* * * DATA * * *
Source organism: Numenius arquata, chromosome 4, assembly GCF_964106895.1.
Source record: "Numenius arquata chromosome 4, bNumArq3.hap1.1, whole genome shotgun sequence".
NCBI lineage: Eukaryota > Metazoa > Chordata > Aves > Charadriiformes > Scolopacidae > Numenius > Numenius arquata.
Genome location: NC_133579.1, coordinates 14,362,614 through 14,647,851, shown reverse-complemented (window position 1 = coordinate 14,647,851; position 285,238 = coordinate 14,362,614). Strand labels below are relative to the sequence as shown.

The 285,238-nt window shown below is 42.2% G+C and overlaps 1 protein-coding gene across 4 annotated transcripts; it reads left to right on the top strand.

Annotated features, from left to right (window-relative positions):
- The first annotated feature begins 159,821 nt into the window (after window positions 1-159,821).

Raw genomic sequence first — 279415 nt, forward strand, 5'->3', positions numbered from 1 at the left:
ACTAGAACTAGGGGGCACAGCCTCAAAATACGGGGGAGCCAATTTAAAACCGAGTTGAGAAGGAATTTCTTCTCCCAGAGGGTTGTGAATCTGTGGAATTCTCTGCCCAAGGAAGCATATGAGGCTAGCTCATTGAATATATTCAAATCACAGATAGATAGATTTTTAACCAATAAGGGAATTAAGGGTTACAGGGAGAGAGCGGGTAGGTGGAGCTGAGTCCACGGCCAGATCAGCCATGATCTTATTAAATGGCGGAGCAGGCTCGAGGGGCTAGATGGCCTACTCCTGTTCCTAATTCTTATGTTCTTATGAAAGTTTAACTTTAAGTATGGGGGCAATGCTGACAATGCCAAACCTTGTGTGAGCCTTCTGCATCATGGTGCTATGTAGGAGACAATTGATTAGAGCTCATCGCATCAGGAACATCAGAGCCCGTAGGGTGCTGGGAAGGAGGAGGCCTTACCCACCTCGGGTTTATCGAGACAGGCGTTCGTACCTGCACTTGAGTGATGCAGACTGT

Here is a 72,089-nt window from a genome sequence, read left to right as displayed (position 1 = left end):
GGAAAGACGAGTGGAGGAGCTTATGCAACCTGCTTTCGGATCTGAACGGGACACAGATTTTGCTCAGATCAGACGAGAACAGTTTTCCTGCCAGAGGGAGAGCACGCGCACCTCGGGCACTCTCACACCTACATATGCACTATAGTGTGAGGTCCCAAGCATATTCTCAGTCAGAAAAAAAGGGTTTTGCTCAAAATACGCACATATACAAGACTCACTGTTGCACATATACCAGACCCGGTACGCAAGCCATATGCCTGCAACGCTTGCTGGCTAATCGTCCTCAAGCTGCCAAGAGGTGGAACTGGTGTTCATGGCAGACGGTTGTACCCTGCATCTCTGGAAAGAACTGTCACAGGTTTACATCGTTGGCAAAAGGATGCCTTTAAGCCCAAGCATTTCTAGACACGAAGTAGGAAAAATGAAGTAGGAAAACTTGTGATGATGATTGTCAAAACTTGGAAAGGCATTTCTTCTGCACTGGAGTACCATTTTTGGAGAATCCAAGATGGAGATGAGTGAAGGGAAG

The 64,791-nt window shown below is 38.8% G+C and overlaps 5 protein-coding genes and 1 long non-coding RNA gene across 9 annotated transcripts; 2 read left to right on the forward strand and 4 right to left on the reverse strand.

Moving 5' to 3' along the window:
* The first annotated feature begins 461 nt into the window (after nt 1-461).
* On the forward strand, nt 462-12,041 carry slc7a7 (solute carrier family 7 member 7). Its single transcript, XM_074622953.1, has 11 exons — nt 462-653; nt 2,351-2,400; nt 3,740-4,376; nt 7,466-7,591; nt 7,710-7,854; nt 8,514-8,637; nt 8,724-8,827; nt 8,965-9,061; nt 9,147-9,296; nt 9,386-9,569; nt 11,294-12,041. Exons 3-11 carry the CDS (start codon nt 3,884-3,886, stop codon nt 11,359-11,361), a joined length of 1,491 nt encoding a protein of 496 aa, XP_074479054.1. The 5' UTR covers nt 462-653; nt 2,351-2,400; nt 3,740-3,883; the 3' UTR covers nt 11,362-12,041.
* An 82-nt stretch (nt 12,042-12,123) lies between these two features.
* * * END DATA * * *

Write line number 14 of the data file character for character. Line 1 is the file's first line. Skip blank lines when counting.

* The first annotated feature begins 461 nt into the window (after nt 1-461).